Tesla CEO and co-founder Elon Musk has reacted quickly keep the EV maker’s premium Model S sedan competitive, saying Tesla will drop the price of its flagship electric car after rival Lucid launched a “cut price” base version of its luxury Air EV range overnight.
Saudi-backed Lucid Motors hinted at the base electric vehicle when it first revealed details and specifications of its electric car range in September.
The base model has the same range of 406 miles (653km) as the higher priced Lucid Air Touring model, but its full price will come in at $US77,400 ($A108,349 converted), reaching the sub-$70,000 price after US federal tax credits are taken into account.
The Model S Long Range Plus, on the other hand, is currently priced from $US71,990 ($A100,776 converted) and it is no longer eligible for the federal tax credit.
Musk seized the opportunity to make a joke out of the price drop, taking to Twitter early Thursday morning (Australian time): “The gauntlet has been thrown down! The prophecy will be fulfilled. Model S price changes to $69,420 tonight!”
The gauntlet has been thrown down!
The prophecy will be fulfilled.
Model S price changes to $69,420 tonight!
— Elon Musk (@elonmusk) October 14, 2020
As of 5:30pm Wednesday (San Francisco time), Tesla had not yet updated the Model S base pricing. It is unclear if the drop in pricing will apply in Australia, although Tesla has stated in the past that pricing fluctuations are deployed by the company from time to time.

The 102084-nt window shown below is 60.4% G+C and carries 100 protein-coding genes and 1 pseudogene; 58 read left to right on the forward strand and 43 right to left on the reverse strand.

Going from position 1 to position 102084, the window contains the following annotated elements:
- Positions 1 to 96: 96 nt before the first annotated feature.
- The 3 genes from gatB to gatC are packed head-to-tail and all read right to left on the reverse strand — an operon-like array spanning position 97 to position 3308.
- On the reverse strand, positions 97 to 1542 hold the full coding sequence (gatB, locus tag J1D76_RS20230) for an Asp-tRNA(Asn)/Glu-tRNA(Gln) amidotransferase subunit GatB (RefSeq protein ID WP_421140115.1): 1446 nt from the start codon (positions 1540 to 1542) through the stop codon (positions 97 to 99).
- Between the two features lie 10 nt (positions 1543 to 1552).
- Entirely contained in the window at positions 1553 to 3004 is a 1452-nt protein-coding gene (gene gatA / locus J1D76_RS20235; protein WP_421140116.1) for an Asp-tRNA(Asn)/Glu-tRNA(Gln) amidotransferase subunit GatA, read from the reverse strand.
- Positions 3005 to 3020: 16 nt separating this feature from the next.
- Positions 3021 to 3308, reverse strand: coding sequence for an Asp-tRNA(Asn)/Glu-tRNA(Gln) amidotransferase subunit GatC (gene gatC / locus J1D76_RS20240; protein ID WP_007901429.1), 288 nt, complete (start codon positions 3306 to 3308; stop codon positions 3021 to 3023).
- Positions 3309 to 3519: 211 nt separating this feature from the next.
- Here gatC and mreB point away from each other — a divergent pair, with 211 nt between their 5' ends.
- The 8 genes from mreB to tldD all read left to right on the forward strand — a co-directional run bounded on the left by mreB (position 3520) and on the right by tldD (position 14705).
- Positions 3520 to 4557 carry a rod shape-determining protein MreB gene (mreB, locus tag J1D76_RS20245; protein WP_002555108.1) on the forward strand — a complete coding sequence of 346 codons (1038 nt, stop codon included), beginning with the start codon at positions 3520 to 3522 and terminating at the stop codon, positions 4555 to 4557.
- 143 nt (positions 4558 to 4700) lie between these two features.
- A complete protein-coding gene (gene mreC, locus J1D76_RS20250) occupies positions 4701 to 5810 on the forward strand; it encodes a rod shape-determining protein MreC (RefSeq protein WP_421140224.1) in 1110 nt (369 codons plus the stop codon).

If the EV maker carries through with Musk’s promised price drop, how do the two vehicles stack up?
Lucid has drip fed features of its Air range in recent months in an effort to pit its zero emissions offering as a serious contender against Tesla’s premium electric vehicles (not surprising seeing as its CEO, Peter Rawlinson, once served as VP of engineering for the Tesla Model S).
The Lucid range comes with its own semi-autonomous package, and has specification often on par if not exceeding that of the Model S (one might even say that Musk’s price drop indicates he considers the Lucid Air a serious threat).
But there are a few areas in which Lucid has not been completely transparent about the capabilities of its base model Air, including its performance, acceleration and top speed.
It says, on its website, that the Air will reach 60 miles (96km) per hour from a standing start in “as little as” 2.5 seconds, and a quarter mile in 9.9 seconds, but it does not make clear what the base model will be able to do.
It also does not state battery size (for that matter neither does Tesla anymore), or charging speed, although its 900 volt architecture will add 480km in just 20 minutes, Lucid says. (See its table below).
|Tesla Model S LR+||Lucid Air|
|Range (EPA miles)||402||406|
|Performance (0-60mph seconds)||3.7|
|Top Speed (mph)||155|
|Max Charge Rate (kW)||225|
|Price (less eligible tax credits)||$69,420||$69,990|
With regards to the $US87,500 (after federal tax credit applied, $A122,488 converted) Lucid Air Touring and the top end $US139,000 Grand Touring and $US169,000 Air Dream Edition, keep in mind that Musk has another Model S up his sleeve – the tri-motor Plaid edition, which is available for order in the US from $US134,490.
Bridie Schmidt is lead reporter for The Driven, sister site of Renew Economy. She specialises in writing about new technology and has been writing about electric vehicles for two years. She has a keen interest in the role that zero emissions transport has to play in sustainability and is co-organiser of the Northern Rivers Electric Vehicle Forum.